Here’s the Real Takeaway From Black Lives Matter’s Sketchy Finances

·4 min read
Jesse Grant/Getty for Viacom
Jesse Grant/Getty for Viacom

Following the reveal of the Black Lives Matter Global Network Foundation’s IRS tax documents, it’s now safe to say that there’s something questionable going on at the social justice nonprofit.

According to the group’s Form 990, first reported by Associated Press, BLM is worth nearly $42 million in net assets—after spending more than $37 million of the $90 million it previously had on high-end real estate, familiar consultants, ambitious grants, and more.

One of the more concerning situations revealed by the financial disclosures is the fact that co-founder Patrisse Cullors was the foundation board’s sole voting director, and held no board meetings, before stepping down last year. Under her leadership, Cullors authorized a six-figure payout to be given to her child’s father for various services, paid $1.8 million to companies owned by her relatives, and ensured that her brother, Paul Cullors, was one of the highest-paid employees of BLM.

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This is yet another wave of bad news for Cullors, who has constantly denied financial impropriety, as she has previously tried to quell any growing concerns around her decision-making. These tax documents not only proved that Cullors lied about misusing some of the funds (such as hosting a birthday party for her son and throwing a private Biden inauguration celebration in the multimillion dollar property intended for activists and creators), but that she did so repeatedly.

“I’m a human being that has made mistakes that want to change, want to challenge those mistakes and want to learn from those mistakes,” Cullors told Tramaine Lee of MSNBC’s “Into America” podcast on Monday. “And I think what’s been hard is feeling like there isn’t room and space for that.”

While all of this news is disappointing and alarming, there’s one truth that we should all take in: All politics is local, including the grassroots activism it takes to organize.

For years, much of what Cullors now describes as the “white guilt money” has been geared towards national organizations, like BLM, that say their missions are focused on addressing racial injustice. Cullors once made headlines for saying that hearing the term “990s” was “triggering” to her—but that’s what nonprofit transparency looks like. If the public at large wanted to fund multimillion-dollar villas, top-flight exec travel, and cashed-out gigs for the founder’s relatives, they could have easily donated to the Trump Foundation.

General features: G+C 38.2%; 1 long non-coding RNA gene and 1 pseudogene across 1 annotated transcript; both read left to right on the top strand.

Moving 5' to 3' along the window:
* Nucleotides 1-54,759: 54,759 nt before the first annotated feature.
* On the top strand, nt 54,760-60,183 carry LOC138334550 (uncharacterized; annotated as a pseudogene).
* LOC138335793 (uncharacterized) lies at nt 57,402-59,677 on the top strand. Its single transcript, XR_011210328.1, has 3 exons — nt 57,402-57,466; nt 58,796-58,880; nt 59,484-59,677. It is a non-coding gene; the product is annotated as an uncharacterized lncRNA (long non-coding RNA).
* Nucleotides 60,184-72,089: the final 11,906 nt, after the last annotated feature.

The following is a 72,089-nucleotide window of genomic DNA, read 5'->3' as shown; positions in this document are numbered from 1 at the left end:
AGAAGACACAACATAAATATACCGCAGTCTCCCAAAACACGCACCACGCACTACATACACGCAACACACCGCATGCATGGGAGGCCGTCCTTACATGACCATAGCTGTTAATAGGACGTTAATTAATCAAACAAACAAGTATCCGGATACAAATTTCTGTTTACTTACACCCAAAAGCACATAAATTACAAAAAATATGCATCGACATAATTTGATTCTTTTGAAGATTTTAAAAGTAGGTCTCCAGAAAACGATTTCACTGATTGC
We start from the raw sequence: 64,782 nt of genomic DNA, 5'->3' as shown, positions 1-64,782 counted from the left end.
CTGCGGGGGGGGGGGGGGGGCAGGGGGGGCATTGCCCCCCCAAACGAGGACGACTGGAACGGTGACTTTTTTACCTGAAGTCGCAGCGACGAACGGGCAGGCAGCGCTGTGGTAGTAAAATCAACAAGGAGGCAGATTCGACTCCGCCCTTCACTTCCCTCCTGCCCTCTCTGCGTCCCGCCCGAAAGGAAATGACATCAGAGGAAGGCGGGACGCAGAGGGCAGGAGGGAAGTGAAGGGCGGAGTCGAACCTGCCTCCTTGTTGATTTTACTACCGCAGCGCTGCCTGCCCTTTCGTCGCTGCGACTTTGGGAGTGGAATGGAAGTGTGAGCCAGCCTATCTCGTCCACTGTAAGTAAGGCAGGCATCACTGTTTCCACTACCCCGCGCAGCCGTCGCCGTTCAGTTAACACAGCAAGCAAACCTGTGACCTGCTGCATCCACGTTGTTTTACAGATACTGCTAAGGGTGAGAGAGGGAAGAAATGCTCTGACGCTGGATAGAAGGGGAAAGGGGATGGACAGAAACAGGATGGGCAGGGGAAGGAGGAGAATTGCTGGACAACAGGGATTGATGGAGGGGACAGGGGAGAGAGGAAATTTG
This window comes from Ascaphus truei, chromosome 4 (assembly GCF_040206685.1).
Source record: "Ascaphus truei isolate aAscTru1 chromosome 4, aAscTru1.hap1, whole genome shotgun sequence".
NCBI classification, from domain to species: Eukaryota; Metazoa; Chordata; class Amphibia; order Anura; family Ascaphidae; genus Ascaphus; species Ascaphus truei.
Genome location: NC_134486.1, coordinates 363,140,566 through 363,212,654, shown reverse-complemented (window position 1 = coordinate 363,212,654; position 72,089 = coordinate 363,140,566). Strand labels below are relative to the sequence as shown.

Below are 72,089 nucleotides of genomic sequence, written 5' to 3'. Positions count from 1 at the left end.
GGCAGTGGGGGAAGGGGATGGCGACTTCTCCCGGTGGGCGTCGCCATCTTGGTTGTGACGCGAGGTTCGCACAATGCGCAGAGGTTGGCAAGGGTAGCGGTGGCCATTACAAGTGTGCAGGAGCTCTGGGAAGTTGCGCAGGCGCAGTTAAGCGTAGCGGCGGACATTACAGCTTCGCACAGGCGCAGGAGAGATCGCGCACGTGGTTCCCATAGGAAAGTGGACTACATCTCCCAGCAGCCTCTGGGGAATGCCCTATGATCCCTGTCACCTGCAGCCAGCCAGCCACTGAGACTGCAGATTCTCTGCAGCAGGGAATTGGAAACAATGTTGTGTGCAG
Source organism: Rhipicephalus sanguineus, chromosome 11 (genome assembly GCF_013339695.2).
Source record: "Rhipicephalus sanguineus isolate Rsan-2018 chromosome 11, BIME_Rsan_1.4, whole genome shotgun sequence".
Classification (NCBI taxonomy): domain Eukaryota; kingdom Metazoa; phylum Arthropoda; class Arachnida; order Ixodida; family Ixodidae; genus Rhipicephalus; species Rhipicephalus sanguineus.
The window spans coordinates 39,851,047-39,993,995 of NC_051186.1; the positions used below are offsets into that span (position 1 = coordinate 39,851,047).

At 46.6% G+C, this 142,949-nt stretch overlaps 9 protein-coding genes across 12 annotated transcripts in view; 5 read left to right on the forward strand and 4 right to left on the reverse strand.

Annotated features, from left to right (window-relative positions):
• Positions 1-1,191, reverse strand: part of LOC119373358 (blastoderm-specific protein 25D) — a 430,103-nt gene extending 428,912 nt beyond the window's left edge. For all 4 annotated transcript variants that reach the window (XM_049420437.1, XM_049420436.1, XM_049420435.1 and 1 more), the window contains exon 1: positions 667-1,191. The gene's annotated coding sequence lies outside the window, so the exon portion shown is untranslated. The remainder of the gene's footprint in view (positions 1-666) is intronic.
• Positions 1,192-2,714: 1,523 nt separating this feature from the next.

Local Black Lives Matter chapters across the country have for years raised concerns over how the national arm had been leaving them fiscally malnourished. And that this could happen as their co-founders garnered lucrative book deals, speaking engagements, and career opportunities.

For donors of all identities, giving to the national organization felt like an easy way to maximize impact. But I would bet that most donors are probably furious to see their money going towards anything but direct action on the ground.

It’s hard not to imagine how this money could have best been spent if local chapters and other more direct on-the-ground activist groups were given a larger chunk of this money to do the actual work. To now be fully aware that a great deal of the $90 million raised for BLM during the racial uprisings of 2020 didn’t actually go to fuel the continuation of similar activity on the local level—that feels like betrayal. Even worse, it’s hard not to consider such fundraising as anything more than just a big grift.

To those who have been giving money to the Black Lives Matter Global Network Foundation, now is the time to stop.

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This is not to say that you shouldn’t give money to Black activism efforts, but to rethink who and where you’re giving it to. While it will require some additional work on your end to find local groups worthy of your financial support, such funds will make a more meaningful impact than whatever trickles down from some giant conglomerate—especially one that can afford to buy mansions, while many neighborhood orgs can barely keep the lights on.

To cite one personal example, I made the informed decision to cease donating to national political LGBTQIA organizations in 2016. The impetus was the Human Rights Coalition—a big national org—dragging its feet on rescinding its endorsement of former Republican Sen. Mark Kirk, who had made racist remarks at the time. As a Black queer man, I was furious that the organization had decided to use diverse resources to back a Senate Republican who they hadn’t fully vetted for problematic behavior.

Since then, I’ve found more pride in direct giving funds and donating volunteer hours to local nonprofits that do more intersectional work, such as the William Way LGBT Community Center in my own backyard of Philadelphia.

At a time when resources are scarce and there appear to be more problems than solutions, it’s time for us all to remember the importance of local grassroots efforts that have always empowered the people and politics. If the power is truly to the people, so should the funding—and such funding should never fall onto $6 million mansions and VIP parties, but on the ground where the people are.

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